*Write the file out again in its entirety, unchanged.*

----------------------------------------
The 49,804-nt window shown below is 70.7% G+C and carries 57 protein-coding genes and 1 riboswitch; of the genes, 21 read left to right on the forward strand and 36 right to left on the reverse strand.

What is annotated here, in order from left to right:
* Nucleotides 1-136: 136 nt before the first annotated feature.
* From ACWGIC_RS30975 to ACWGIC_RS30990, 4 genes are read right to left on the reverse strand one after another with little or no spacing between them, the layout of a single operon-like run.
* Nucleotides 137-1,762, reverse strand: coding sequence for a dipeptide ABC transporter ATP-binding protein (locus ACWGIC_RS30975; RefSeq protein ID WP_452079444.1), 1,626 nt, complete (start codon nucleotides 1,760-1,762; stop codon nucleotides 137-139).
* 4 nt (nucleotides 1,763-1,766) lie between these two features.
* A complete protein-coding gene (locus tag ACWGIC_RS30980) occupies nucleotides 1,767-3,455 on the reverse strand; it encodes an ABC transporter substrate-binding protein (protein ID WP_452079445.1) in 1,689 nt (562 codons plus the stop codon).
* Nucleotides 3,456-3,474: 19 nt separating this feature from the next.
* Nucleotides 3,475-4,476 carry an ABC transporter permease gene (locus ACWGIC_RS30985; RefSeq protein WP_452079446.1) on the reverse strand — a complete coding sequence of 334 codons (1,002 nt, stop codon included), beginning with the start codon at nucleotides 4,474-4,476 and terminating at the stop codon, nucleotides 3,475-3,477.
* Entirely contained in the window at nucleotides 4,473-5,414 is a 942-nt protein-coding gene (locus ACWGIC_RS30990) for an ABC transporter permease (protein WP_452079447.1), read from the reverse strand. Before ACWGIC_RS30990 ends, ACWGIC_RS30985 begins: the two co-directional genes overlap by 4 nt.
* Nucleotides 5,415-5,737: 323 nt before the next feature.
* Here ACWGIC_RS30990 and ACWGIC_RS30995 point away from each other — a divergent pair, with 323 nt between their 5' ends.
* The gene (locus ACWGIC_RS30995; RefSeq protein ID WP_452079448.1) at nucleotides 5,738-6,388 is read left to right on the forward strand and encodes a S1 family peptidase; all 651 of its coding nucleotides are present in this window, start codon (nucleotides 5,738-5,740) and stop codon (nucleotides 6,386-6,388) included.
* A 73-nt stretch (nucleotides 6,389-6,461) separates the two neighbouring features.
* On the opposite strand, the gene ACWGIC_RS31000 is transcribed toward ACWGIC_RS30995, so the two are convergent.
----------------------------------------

The 49,804-nt window shown below is 70.7% G+C and carries 57 protein-coding genes and 1 riboswitch; of the genes, 21 read left to right on the forward strand and 36 right to left on the reverse strand.

What is annotated here, in order from left to right:
* Nucleotides 1-136: 136 nt before the first annotated feature.
* From ACWGIC_RS30975 to ACWGIC_RS30990, 4 genes are read right to left on the reverse strand one after another with little or no spacing between them, the layout of a single operon-like run.
* Nucleotides 137-1,762, reverse strand: coding sequence for a dipeptide ABC transporter ATP-binding protein (locus ACWGIC_RS30975; RefSeq protein ID WP_452079444.1), 1,626 nt, complete (start codon nucleotides 1,760-1,762; stop codon nucleotides 137-139).
* 4 nt (nucleotides 1,763-1,766) lie between these two features.
* A complete protein-coding gene (locus tag ACWGIC_RS30980) occupies nucleotides 1,767-3,455 on the reverse strand; it encodes an ABC transporter substrate-binding protein (protein ID WP_452079445.1) in 1,689 nt (562 codons plus the stop codon).
* Nucleotides 3,456-3,474: 19 nt separating this feature from the next.
* Nucleotides 3,475-4,476 carry an ABC transporter permease gene (locus ACWGIC_RS30985; RefSeq protein WP_452079446.1) on the reverse strand — a complete coding sequence of 334 codons (1,002 nt, stop codon included), beginning with the start codon at nucleotides 4,474-4,476 and terminating at the stop codon, nucleotides 3,475-3,477.
* Entirely contained in the window at nucleotides 4,473-5,414 is a 942-nt protein-coding gene (locus ACWGIC_RS30990) for an ABC transporter permease (protein WP_452079447.1), read from the reverse strand. Before ACWGIC_RS30990 ends, ACWGIC_RS30985 begins: the two co-directional genes overlap by 4 nt.
* Nucleotides 5,415-5,737: 323 nt before the next feature.
* Here ACWGIC_RS30990 and ACWGIC_RS30995 point away from each other — a divergent pair, with 323 nt between their 5' ends.
* The gene (locus ACWGIC_RS30995; RefSeq protein ID WP_452079448.1) at nucleotides 5,738-6,388 is read left to right on the forward strand and encodes a S1 family peptidase; all 651 of its coding nucleotides are present in this window, start codon (nucleotides 5,738-5,740) and stop codon (nucleotides 6,386-6,388) included.
* A 73-nt stretch (nucleotides 6,389-6,461) separates the two neighbouring features.
* On the opposite strand, the gene ACWGIC_RS31000 is transcribed toward ACWGIC_RS30995, so the two are convergent.